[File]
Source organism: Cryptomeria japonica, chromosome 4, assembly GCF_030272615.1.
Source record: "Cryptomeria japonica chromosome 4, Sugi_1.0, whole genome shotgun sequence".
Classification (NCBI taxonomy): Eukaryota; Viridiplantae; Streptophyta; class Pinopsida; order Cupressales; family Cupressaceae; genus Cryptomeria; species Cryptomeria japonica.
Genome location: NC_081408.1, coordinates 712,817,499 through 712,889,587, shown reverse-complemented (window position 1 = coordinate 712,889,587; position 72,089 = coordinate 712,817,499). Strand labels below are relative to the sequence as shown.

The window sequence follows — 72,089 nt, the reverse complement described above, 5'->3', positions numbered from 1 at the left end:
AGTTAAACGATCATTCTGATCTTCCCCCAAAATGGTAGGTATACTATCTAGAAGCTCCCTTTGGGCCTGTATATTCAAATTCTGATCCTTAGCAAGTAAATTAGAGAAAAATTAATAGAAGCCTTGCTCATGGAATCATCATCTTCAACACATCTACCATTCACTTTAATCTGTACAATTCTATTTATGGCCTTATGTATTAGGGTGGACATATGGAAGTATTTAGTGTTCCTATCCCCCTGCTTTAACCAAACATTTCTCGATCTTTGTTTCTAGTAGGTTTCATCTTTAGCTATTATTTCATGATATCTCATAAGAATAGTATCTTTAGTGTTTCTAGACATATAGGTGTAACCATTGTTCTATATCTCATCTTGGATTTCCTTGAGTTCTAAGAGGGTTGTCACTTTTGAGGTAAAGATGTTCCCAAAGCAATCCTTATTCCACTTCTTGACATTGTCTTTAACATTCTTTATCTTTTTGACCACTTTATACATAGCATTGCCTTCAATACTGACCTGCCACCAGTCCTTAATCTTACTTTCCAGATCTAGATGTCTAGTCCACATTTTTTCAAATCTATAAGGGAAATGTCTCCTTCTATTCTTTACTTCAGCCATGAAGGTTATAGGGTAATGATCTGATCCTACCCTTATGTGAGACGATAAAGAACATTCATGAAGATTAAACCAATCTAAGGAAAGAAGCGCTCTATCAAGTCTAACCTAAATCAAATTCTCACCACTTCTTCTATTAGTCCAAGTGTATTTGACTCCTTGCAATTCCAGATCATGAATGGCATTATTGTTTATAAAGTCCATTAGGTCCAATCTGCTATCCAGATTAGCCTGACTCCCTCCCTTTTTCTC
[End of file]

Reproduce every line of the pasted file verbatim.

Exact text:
Source organism: Cryptomeria japonica, chromosome 4, assembly GCF_030272615.1.
Source record: "Cryptomeria japonica chromosome 4, Sugi_1.0, whole genome shotgun sequence".
Classification (NCBI taxonomy): Eukaryota; Viridiplantae; Streptophyta; class Pinopsida; order Cupressales; family Cupressaceae; genus Cryptomeria; species Cryptomeria japonica.
Genome location: NC_081408.1, coordinates 712,817,499 through 712,889,587, shown reverse-complemented (window position 1 = coordinate 712,889,587; position 72,089 = coordinate 712,817,499). Strand labels below are relative to the sequence as shown.

The window sequence follows — 72,089 nt, the reverse complement described above, 5'->3', positions numbered from 1 at the left end:
AGTTAAACGATCATTCTGATCTTCCCCCAAAATGGTAGGTATACTATCTAGAAGCTCCCTTTGGGCCTGTATATTCAAATTCTGATCCTTAGCAAGTAAATTAGAGAAAAATTAATAGAAGCCTTGCTCATGGAATCATCATCTTCAACACATCTACCATTCACTTTAATCTGTACAATTCTATTTATGGCCTTATGTATTAGGGTGGACATATGGAAGTATTTAGTGTTCCTATCCCCCTGCTTTAACCAAACATTTCTCGATCTTTGTTTCTAGTAGGTTTCATCTTTAGCTATTATTTCATGATATCTCATAAGAATAGTATCTTTAGTGTTTCTAGACATATAGGTGTAACCATTGTTCTATATCTCATCTTGGATTTCCTTGAGTTCTAAGAGGGTTGTCACTTTTGAGGTAAAGATGTTCCCAAAGCAATCCTTATTCCACTTCTTGACATTGTCTTTAACATTCTTTATCTTTTTGACCACTTTATACATAGCATTGCCTTCAATACTGACCTGCCACCAGTCCTTAATCTTACTTTCCAGATCTAGATGTCTAGTCCACATTTTTTCAAATCTATAAGGGAAATGTCTCCTTCTATTCTTTACTTCAGCCATGAAGGTTATAGGGTAATGATCTGATCCTACCCTTATGTGAGACGATAAAGAACATTCATGAAGATTAAACCAATCTAAGGAAAGAAGCGCTCTATCAAGTCTAACCTAAATCAAATTCTCACCACTTCTTCTATTAGTCCAAGTGTATTTGACTCCTTGCAATTCCAGATCATGAATGGCATTATTGTTTATAAAGTCCATTAGGTCCAATCTGCTATCCAGATTAGCCTGACTCCCTCCCTTTTTCTC